Practice educators and mentors are now expected to have the skills and techniques needed to implement a ‘learning skills through simulation’ program into established curricula, yet using simulation to teach while of huge importance – requires careful and time-consuming planning. This valuable resource takes away some of that burden by providing clear, ready-made activities and guidance from leading practitioners in a range of fields, which healthcare and practice educators and mentors can use to enhance their teaching of all the essential and commonly-taught clinical and management skills and knowledge.

Dedicated chapters, which all follow a defined step-by-step format, provide simulation scenarios, alongside facilitator guidance, which will help develop confidence in the teaching of key skills such as:

Drug administration; Conflict management; Infection control; Breaking bad news; Catheter and bowel care

These scenarios and accompanying guidance can be used as a framework for teaching, promoting a greater understanding of the skill being taught, and providing a risk-free opportunity for the student to practice their clinical and managerial skills and judgment.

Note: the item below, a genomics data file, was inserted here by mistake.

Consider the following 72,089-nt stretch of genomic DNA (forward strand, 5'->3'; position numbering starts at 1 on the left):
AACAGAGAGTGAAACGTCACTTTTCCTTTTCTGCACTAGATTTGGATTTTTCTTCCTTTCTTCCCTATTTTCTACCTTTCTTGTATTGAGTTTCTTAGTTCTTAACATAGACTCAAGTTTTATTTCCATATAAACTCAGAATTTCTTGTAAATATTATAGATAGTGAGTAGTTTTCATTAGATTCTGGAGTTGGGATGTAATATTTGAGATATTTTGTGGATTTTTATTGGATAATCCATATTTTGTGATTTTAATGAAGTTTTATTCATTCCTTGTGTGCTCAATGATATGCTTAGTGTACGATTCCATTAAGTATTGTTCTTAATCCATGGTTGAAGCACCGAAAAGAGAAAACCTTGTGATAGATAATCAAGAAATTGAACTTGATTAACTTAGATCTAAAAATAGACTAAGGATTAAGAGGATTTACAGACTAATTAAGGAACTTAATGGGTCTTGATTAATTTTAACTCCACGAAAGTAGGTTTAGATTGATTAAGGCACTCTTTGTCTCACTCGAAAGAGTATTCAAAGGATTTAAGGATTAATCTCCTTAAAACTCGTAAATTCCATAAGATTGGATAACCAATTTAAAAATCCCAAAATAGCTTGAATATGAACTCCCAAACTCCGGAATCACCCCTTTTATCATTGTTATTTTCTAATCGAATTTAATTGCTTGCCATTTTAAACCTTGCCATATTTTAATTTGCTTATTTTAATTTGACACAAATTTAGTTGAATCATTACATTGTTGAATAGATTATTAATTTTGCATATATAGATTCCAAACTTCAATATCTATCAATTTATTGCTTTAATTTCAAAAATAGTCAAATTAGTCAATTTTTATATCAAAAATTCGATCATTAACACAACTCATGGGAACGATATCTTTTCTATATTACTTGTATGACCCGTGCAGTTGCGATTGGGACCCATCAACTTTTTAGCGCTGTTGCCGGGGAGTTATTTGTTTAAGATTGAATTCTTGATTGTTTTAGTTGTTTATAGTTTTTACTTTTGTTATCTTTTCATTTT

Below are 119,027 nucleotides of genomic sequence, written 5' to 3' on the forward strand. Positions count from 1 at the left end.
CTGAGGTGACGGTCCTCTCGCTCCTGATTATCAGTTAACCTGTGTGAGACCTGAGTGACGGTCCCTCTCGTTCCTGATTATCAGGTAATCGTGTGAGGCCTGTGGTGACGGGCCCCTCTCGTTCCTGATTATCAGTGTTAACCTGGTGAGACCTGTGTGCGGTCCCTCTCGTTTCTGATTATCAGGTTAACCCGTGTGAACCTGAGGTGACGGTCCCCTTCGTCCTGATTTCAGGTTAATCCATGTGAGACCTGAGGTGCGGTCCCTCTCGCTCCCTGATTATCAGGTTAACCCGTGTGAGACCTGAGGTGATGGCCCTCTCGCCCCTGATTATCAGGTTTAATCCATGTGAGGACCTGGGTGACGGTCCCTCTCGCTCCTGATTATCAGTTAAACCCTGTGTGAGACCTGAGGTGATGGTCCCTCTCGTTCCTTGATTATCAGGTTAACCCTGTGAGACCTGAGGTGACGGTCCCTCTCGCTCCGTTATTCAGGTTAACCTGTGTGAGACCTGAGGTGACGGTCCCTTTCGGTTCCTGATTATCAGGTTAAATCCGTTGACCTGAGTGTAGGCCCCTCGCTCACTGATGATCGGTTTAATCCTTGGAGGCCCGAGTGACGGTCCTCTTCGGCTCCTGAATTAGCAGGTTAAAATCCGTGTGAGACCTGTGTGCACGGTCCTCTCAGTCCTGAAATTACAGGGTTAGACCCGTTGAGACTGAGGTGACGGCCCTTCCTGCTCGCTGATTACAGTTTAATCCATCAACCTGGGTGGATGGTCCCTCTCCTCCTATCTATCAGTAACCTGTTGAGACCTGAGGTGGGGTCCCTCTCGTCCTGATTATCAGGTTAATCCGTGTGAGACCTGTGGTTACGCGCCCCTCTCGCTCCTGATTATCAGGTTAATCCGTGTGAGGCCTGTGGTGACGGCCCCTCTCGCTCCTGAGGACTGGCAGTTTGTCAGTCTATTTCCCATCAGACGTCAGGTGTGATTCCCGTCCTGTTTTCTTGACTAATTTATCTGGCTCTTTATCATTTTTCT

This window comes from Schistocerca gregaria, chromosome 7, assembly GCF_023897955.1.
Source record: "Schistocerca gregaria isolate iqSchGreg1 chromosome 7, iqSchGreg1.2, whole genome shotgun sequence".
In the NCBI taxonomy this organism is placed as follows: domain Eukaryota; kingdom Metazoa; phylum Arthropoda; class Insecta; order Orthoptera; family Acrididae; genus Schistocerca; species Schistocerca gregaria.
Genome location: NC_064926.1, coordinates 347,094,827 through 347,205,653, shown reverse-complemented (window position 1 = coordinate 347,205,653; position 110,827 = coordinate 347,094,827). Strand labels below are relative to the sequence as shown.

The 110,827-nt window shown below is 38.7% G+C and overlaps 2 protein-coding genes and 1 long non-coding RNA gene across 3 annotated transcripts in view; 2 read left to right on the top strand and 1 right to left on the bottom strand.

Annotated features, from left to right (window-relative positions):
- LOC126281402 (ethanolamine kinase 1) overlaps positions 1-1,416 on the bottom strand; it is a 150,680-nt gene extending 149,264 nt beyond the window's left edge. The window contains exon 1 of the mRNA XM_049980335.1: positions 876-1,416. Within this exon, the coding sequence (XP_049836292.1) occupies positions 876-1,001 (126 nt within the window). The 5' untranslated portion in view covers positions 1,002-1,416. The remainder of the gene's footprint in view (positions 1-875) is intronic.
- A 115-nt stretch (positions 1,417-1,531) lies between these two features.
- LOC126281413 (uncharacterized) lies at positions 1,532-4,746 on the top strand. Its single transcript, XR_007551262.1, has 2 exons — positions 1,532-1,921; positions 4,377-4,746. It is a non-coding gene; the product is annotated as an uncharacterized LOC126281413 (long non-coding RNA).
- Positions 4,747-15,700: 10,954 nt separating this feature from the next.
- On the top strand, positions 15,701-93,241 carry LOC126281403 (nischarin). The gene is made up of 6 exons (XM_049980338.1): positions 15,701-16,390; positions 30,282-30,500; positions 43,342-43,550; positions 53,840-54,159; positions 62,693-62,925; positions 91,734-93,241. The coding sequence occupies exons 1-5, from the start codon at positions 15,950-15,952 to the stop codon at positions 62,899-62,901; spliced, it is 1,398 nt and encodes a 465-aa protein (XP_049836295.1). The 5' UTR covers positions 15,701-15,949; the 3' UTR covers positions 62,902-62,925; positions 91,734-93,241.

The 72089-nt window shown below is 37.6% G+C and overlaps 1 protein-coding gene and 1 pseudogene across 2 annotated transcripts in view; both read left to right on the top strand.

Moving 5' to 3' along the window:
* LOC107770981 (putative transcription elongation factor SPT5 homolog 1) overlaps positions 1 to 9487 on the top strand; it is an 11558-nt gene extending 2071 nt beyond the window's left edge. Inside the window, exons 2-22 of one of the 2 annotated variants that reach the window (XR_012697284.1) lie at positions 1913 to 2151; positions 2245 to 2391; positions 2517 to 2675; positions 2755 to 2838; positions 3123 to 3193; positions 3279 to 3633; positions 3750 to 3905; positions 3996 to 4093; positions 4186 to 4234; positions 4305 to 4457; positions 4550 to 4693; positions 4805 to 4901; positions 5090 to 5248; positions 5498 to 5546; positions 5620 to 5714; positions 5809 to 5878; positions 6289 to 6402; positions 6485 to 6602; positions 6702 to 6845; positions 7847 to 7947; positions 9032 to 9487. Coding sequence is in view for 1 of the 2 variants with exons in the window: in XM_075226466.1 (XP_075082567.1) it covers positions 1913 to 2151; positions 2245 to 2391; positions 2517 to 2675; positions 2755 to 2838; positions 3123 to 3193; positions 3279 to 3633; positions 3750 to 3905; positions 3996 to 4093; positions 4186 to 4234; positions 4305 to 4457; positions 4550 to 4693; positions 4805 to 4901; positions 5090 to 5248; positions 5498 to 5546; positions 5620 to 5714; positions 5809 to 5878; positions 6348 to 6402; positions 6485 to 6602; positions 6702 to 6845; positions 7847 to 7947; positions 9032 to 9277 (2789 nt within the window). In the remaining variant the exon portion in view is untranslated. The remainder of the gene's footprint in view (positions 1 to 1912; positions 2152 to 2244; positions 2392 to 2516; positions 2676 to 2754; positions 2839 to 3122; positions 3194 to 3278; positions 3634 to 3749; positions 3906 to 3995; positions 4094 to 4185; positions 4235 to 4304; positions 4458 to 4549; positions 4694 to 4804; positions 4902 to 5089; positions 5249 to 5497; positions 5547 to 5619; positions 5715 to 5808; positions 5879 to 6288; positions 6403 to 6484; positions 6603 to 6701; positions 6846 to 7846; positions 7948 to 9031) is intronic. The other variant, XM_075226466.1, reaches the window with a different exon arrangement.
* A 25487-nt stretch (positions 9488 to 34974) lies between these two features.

Elimination: Urinalysis, Bowel Care and Catheter Care

Elimination: Urinalysis, bowel care and catheter care


The aim of this chapter is to facilitate the development of healthcare skills by exploring the knowledge and skills needed to support catheter care, urinalysis and bowel care in a variety of clinical and simulation environments.


  • On completion of this chapter you will be able to:
    • Review the underpinning knowledge needed to support the acquisition of healthcare skills in relation to:
    • Catheter care
    • Urinalysis
    • Bowel care
  • Explain and demonstrate the clinical procedures needed to support the development of the named clinical skills:
    • Catheter care
    • Urinalysis
    • Bowel care
  • Explore the use of simulation in order to enhance clinical skill acquisition.

Introduction to the Skill

Many people receive healthcare that is effective and appropriate to their needs and preferences. However, practice and care is not ...

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